The prospect of the village of Oak Park tearing down its village hall to build a new one, complete with better police facilities, in its place has elicited quite the reaction from the public. Architecture aficionados and historic preservationists are reeling, as the Harry Weese-designed building, has a place on the National Register of Historic Places. Some are concerned by the project’s estimated cost of between $118 million and $124 million. And many others are still scratching their heads over the idea, which seemingly came out of nowhere upon being presented to the village board July 7.
While it is a prime source of local debate, Wednesday Journal reached out to a group not yet heard from — former staffers who worked in the building at Madison Street and Lombard.
Their opinion on the current state of village hall and the potential for its demolition is shaped by their experience working there, giving them a unique point of view. The Journal interviewed three of the village’s past leaders – a village manager, a police chief and a department director – to gauge their reactions to the idea, which, it turns out, shocked more than just residents.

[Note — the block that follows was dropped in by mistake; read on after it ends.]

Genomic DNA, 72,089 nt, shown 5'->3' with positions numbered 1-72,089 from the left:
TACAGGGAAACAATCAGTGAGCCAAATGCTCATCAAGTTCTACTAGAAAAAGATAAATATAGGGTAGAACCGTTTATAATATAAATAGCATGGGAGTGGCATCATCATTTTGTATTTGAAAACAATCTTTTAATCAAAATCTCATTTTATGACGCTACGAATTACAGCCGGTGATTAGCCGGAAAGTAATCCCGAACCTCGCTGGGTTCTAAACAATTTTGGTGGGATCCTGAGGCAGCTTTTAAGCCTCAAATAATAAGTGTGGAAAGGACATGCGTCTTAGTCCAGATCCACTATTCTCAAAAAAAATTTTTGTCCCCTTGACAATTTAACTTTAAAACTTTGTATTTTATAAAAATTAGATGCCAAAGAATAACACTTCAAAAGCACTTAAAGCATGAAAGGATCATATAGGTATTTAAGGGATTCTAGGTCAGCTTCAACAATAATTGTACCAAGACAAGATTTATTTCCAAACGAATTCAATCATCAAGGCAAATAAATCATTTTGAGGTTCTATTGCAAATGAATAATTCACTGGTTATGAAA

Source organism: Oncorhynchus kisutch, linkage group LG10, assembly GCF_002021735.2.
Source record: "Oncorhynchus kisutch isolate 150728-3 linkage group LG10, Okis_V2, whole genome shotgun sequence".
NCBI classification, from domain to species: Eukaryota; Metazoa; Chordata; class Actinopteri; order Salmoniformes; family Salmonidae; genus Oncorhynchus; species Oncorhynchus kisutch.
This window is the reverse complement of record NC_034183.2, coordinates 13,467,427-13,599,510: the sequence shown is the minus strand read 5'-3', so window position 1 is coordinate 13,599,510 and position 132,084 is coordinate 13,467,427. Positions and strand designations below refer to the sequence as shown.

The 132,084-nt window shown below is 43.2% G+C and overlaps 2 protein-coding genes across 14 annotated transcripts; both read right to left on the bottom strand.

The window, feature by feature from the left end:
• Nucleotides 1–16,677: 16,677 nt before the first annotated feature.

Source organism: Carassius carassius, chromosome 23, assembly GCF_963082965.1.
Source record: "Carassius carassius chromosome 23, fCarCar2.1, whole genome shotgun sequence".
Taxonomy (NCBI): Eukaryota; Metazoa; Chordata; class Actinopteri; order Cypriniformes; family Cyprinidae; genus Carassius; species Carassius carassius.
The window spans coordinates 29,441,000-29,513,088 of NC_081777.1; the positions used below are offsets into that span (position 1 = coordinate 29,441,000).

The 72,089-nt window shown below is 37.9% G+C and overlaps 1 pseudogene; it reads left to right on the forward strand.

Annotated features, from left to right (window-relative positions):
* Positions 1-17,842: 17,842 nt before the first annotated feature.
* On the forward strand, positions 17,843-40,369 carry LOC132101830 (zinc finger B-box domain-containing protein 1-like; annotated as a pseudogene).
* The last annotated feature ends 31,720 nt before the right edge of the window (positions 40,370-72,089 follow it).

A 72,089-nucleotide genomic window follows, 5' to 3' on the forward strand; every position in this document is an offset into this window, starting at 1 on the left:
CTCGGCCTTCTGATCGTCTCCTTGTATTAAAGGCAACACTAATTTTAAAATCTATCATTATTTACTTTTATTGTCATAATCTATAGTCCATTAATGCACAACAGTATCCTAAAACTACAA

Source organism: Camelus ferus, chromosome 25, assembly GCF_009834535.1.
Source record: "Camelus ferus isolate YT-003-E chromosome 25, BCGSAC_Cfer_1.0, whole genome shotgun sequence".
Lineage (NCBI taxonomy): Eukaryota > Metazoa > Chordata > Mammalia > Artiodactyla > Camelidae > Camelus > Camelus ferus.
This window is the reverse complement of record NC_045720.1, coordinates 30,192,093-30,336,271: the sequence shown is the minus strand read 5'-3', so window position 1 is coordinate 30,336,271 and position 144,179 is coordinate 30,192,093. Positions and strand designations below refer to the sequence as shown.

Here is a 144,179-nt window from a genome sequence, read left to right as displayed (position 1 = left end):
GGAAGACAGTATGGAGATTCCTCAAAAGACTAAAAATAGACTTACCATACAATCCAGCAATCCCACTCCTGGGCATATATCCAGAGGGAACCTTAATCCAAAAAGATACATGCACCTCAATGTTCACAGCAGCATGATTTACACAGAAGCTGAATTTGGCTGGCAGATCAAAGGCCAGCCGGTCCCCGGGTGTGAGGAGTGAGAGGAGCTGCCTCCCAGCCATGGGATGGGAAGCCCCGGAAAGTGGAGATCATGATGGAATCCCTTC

“I was having dinner with a buddy of mine who still lives in Oak Park and he was telling me about it, which took me by surprise,” said Tony Ambrose, former Oak Park police chief.
Ambrose, who said his friend was likewise surprised, spent 34 years working in the basement of village hall, which the police department occupies. The police station’s facilities were outdated in 1984, when he joined the force, and even more outdated by the time he retired in 2018, Ambrose said. It lacks space and windows, has a non-operational shooting range, inadequate locker rooms, limited evidence storage and not enough room for training. The department’s one window – a skylight – is located inside a storage closet.
“I spent half of my life in the police department and it’s a great department with quality people. It’s just the facility doesn’t fulfill the needs of policing,” Ambrose said.
The idea currently being discussed was born from conversations and assessments regarding much needed new police facilities, and whether to renovate the current space or build anew elsewhere. Those discussions have spanned five years, with studies revisited and updated, and the rest of the building with chronic issues, according to the village’s hired engineering firm. This all culminated earlier this month with the board’s bombshell decision to explore building an entirely new village hall.
Ambrose isn’t sure if he thinks a brand-new village hall is the right answer, but he said renovating the basement police station is putting a Band-Aid on a wound in need of stitches. It helps in the immediate but isn’t a long-term solution. The only way he believes the police station can continue operating in the current village hall is to expand the department’s space into the upper levels of village hall, which he called a “beautiful facility.” He knows this is not a viable option, however, as it encroaches upon space used by other village staff departments – and he doesn’t think those employees probably have enough room themselves.